I’m going to ease back into this blog with the current internet issue de jour, the vile article written by Jan Moir in the Daily Mail about the circumstances of the death of Stephen Gately. The mean-minded idiocy of the article has already been illustrated by a plethora of other people – you can see it demolished by Charlie Brooker or satirised by the Quietus amongst many others. There was also a twitter campaign sparked by Derren Brown and Stephen Fry, asking people to complain to the Press Complaints Commission about the article, which had such a response that the PCC website crashed for a few hours. In response, Moir and the Mail responded with a fairly weak “clarification” that basically said everyone had horribly misunderstood the article. You can see that clarification neatly dissected by The Third Estate.
Naturally, whenever there is an explosion of indignation at anything that appears in the media then other voices come in and mutter about freedom of expression and censorship. For instance, from the Daily Telegraph (which neatly avoids mentioning that Moir has been a columnist for them). And, of course, there is a real point here – that something expresses a view offensive to some people should not, in itself, prohibit its publication. However, I do think there was one part of the Moir diatribe that was so stupid, so wrong that it should not have been published. And as that part was the basis for the rest of the tawdry innuendo and insinuation that filled the rest of the piece, perhaps that would have fallen by the wayside. I’m sure Western civilisation would have struggled on somehow.
The hook to Moir’s article was that Gately could not have died a “natural” death, because “Healthy and fit 33-year-old men do not just climb into their pyjamas and go to sleep on the sofa, never to wake up again.” The point is correctly rubbished by Brooker, but surely the vast majority of the population don’t need to have it pointed out to them, it’s hardly arcane knowledge that its far from unknown for seemingly healthy young people to die for no apparent reason. As someone who has an interest in football, I could quote the tragic deaths of Daniel Jarque, Marc-Vivien Foe and Antonio Puerta in the last 5 or so years.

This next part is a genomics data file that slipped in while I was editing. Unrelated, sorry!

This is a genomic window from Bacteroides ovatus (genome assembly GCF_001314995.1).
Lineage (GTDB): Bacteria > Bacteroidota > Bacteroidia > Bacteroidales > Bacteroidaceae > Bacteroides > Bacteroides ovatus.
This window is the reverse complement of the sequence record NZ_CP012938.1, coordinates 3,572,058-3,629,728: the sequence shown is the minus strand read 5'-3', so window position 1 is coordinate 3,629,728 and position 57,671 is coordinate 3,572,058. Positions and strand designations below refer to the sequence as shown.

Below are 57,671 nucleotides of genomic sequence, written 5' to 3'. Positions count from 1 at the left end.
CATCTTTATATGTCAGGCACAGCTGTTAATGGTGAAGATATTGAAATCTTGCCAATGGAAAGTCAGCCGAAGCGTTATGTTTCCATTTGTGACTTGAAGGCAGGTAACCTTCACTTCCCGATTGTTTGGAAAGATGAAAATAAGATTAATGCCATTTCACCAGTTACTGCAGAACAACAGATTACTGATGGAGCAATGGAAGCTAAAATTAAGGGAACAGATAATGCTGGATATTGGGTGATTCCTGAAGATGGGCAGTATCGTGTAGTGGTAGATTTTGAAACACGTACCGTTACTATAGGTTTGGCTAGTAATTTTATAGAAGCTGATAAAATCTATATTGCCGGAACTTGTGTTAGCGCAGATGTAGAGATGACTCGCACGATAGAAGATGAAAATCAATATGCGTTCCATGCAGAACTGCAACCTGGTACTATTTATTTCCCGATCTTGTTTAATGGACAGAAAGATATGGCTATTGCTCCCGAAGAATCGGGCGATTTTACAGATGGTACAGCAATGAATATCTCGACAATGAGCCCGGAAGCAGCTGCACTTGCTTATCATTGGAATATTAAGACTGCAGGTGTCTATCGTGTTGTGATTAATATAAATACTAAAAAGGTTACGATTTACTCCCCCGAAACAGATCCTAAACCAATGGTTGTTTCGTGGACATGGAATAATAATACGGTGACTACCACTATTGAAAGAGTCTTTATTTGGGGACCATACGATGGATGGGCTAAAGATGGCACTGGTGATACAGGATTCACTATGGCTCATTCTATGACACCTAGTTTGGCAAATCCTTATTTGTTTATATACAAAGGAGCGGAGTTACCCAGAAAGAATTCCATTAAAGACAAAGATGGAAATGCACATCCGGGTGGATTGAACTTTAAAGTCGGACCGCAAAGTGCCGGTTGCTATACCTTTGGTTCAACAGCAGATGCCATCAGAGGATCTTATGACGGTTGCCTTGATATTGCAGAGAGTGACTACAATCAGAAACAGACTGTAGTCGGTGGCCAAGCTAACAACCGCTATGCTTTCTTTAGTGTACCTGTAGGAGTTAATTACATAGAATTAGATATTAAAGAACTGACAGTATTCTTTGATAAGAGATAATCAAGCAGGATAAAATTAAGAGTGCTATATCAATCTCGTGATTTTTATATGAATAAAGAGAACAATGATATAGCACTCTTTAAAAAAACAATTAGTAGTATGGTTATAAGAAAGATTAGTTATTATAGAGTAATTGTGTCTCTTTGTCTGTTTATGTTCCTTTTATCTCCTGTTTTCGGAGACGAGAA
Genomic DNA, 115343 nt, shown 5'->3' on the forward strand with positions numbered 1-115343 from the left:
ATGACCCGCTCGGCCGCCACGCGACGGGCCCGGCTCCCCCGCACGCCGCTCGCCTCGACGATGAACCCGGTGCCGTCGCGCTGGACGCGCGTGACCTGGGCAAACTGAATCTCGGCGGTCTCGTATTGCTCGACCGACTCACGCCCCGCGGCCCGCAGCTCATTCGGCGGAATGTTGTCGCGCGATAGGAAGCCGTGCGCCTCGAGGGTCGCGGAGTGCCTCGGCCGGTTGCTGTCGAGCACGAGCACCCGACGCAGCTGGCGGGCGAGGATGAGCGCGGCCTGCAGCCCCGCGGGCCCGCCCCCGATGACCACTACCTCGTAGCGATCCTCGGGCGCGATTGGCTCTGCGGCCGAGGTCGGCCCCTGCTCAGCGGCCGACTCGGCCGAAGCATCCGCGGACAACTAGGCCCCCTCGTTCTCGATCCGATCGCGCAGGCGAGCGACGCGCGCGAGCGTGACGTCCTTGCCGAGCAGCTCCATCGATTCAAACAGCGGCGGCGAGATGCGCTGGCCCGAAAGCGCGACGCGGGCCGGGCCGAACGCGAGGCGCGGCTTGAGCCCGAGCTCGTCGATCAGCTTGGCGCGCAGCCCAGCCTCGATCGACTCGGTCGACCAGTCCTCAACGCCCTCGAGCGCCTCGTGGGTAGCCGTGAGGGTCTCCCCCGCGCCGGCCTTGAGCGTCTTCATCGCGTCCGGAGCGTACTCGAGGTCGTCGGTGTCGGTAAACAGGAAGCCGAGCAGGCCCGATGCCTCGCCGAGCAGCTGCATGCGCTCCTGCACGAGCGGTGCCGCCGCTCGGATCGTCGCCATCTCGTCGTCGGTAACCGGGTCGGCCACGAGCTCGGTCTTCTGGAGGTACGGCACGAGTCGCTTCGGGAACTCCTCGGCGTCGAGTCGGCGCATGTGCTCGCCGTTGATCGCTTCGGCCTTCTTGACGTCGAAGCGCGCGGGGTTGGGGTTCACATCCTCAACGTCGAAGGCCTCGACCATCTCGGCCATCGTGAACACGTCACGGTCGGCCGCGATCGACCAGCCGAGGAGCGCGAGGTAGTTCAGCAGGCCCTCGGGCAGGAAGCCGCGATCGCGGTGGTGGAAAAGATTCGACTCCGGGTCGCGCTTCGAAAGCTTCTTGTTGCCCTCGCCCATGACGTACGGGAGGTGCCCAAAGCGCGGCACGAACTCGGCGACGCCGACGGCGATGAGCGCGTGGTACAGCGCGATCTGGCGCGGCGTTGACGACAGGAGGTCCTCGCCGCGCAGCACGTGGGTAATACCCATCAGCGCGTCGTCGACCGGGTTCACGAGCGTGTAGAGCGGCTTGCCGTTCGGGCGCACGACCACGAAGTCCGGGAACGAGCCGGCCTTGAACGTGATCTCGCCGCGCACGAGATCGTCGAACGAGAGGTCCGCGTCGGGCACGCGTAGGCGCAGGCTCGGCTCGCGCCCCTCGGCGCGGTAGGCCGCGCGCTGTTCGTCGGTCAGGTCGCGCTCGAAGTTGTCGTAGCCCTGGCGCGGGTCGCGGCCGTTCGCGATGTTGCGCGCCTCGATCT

Now this sort of idiocy kind I of comes with the territory of the opinion pages of modern newspapers, where regular columnists offer their ill-informed opinion on a different issue each week, while people who actually know something about the subject are sidelined. But surely, even in a newspaper as egregiously ignorant of science as the Mail must have someone in place to edit or sub the piece who could point out the howler. That they don’t, I believe, renders the piece not fit for publication.
If Gately’s death was “natural”, and Moir has no grounds for challenging the coroner’s version that it was not, then all the speculation about his lifestyle evidences nothing beyond Moir’s prejudices. Ultimately, she is (as pointed out by the Daily Quail) simply alleging that he died of a fatal case of the gay.